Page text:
• YUCK: Three cases of E. coli were confirmed in Watauga County as of January 23.
• BIRTHDAY: First Presbyterian Church of Boone celebrated its 70th anniversary on January 25.
• BOONE BYPASS: N.C. Department of Transportation officials told Boone and Watauga County staff and elected officials that the local municipalities need to select a preferred route for the planned Daniel Boone Parkway—a new highway that will bypass the congested intersections of Highways 321, 421 and 105—in the coming months.
• WATER: Several agencies made comments and recommendations regarding Boone’s proposed raw water intake project on the South Fork of the New River. The N.C. Department of Environment and Natural Resources wanted a justification for the town’s request for a 7 million gallon per day (gpd) withdrawal capacity when the anticipated 2030 average daily demand was 2.75 million gpd. The N.C. Wildlife Resources Commission cited significant wastewater and water quality concerns.
• UNEMPLOYMENT: For December 2008, the Employment Security Commission reported an unemployment rate of 8.7 percent for the state of North Carolina—the highest unemployment rate in a generation.
• REBIRTH: Hawksnest Resort in Seven Devils reported increased attendance in its first season since ending its skiing operations and opening a snow tubing park.
• CELEBRATE: The Blue Ridge Parkway Foundation, Blue Ridge Parkway Association and Friends of the Blue Ridge Parkway announce plans for a yearlong celebration of the Parkway’s 75th anniversary in 2010.
• BANKRUPT: Charter Communications, a company that serves the High Country area with cable television, internet and phone services, prepared a bankruptcy filing.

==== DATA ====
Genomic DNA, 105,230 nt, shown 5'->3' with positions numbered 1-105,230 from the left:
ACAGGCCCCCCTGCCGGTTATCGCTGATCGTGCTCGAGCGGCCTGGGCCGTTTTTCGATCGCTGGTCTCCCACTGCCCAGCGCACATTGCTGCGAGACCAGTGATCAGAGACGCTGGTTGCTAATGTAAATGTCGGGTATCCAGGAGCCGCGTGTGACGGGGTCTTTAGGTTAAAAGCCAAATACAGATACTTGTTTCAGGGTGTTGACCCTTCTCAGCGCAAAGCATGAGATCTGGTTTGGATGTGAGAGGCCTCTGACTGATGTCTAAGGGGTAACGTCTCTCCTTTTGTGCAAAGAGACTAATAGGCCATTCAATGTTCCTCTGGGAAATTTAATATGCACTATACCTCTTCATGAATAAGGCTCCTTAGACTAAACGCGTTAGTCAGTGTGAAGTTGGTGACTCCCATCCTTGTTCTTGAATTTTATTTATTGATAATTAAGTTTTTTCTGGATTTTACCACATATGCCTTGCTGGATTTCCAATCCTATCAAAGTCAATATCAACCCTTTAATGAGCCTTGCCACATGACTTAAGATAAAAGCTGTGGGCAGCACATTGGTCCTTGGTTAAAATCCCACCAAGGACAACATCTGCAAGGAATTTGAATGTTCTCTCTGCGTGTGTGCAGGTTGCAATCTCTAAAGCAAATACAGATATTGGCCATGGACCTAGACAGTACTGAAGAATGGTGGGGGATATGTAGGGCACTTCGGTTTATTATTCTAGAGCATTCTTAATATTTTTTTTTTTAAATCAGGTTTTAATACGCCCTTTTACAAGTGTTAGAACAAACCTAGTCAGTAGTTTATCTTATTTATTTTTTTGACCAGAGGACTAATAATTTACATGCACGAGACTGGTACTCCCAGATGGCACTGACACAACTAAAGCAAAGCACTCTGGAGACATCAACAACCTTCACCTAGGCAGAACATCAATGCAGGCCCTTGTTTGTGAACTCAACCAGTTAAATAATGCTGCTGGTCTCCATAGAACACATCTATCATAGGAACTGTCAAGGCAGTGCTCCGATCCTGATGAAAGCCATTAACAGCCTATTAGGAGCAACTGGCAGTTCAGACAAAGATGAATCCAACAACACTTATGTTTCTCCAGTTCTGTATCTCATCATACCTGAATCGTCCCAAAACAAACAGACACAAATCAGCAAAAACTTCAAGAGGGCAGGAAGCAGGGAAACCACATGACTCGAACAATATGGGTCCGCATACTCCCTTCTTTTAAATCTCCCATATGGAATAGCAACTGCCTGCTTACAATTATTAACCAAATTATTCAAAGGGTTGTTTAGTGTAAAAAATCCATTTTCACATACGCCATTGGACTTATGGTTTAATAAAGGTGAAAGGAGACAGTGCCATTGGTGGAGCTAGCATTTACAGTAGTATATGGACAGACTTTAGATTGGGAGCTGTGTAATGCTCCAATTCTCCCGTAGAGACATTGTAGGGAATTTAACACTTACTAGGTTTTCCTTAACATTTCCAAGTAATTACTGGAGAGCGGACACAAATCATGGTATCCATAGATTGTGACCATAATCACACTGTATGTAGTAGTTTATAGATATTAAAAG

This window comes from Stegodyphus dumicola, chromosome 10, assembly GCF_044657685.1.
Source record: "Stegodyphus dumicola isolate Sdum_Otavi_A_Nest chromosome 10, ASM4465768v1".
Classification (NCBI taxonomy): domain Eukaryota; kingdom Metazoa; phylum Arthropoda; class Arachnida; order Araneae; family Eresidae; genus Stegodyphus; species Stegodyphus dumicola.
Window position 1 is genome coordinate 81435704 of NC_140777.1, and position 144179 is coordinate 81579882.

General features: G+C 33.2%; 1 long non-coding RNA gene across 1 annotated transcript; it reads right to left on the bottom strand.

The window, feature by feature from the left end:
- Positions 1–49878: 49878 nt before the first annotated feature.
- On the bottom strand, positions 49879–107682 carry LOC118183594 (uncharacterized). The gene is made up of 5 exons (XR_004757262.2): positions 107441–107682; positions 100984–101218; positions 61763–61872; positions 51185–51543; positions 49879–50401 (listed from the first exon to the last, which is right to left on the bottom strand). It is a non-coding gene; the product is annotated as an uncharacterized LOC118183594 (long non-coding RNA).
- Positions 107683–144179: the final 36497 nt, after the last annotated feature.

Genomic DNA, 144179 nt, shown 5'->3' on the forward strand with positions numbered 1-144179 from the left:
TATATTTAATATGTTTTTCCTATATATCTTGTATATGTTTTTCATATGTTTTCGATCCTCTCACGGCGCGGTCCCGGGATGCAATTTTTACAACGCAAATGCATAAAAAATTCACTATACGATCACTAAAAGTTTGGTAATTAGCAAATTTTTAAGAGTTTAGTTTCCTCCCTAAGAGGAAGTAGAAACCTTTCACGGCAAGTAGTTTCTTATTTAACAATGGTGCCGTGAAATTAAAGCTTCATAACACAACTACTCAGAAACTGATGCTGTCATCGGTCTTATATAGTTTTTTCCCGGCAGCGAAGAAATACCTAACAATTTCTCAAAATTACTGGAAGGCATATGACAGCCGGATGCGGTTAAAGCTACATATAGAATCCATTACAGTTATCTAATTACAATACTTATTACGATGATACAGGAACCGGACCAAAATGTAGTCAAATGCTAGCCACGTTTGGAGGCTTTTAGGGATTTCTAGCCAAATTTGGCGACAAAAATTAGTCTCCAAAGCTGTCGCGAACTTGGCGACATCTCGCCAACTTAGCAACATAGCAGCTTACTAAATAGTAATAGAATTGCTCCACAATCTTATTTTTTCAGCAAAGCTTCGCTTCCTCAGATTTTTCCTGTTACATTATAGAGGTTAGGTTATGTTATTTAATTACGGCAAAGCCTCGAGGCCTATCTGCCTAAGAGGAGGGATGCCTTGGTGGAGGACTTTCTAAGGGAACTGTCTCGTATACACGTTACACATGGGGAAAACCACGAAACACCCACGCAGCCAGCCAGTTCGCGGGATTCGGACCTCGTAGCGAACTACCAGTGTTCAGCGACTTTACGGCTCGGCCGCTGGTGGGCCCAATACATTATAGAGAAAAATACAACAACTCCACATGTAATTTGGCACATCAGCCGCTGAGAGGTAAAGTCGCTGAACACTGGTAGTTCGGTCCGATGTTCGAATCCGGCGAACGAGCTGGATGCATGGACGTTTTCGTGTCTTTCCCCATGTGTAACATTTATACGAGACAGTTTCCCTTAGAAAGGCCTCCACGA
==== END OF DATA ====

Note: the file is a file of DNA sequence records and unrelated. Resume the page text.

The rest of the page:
• WISH LIST: Watauga County Commissioners submitted a list of local projects to the N.C. Association of County Commissioners for eligibility for federal economic stimulus funding, including the new Watauga High School, recreation center construction and improvements to Highway 421 and Old Highway 421.
• CLASH: Residents of a Queen Street neighborhood request that the town establish a neighborhood conservation district, requiring renters to file a residential parking form and display parking stickers on their vehicles. But others argued the proposal would be excessive regulation discriminating against renters who cannot afford to buy property.
• TAXES: After preliminary results on February 3 indicated Avery County had become the first county in the state to pass a land transfer tax, the official results revealed the measure had narrowly been defeated by a difference of 35 votes. The special election had a 25 percent voter turnout.
• RISKS: New landslide hazard maps prepared by the Southern Environmental Law Center identified 990 houses in major subdivisions and 321 vacant lots in Watauga County that are located on property where landslides have started in the past.
• DIGITAL: Congress extended the deadline for the nationwide transition to digital-only TV broadcasting from February 17 to June 12.
• CONSERVATION: High Country Conservancy celebrated 2008 as its most successful year for land conservation. The nonprofit preserved 703 acres of land in Watauga, Avery and Ashe counties through 15 separate projects.
• KUDOS: High Country Press received a North Carolina Press Association award for appearance and design.
• HEALTH: At a February media luncheon, Appalachian Regional Healthcare System CEO Richard Sparks reported a $6 million (33 percent) increase in charity care from 2007 to 2008 and $15 million in bad debt in 2008, an increase of 36 percent.
• EDUCATION: ASU announced a new online degree program for a bachelor of science in health promotion would begin in summer 2009.
• RIGHTS: Dozens of men and women gathered on the steps of the Watauga County Courthouse on February 12 to participate in National Freedom to Marry Day. Same-sex couples ceremonially exchanged vows before entering the courthouse to request marriage licenses from the clerk of court.
• GREEN: The ASU Center for Entrepreneurship hosted a workshop titled “Realizing Green Business Opportunities” on February 24.
• CONSERVATION: The Blue Ridge Rural Land Trust also reported its most successful year ever in 2008, in which the trust protected 2,780 acres of agricultural and forested land.
• GOODBYE: Blowing Rock’s historic and iconic Sonny’s Grill closed its doors after 54 years in business.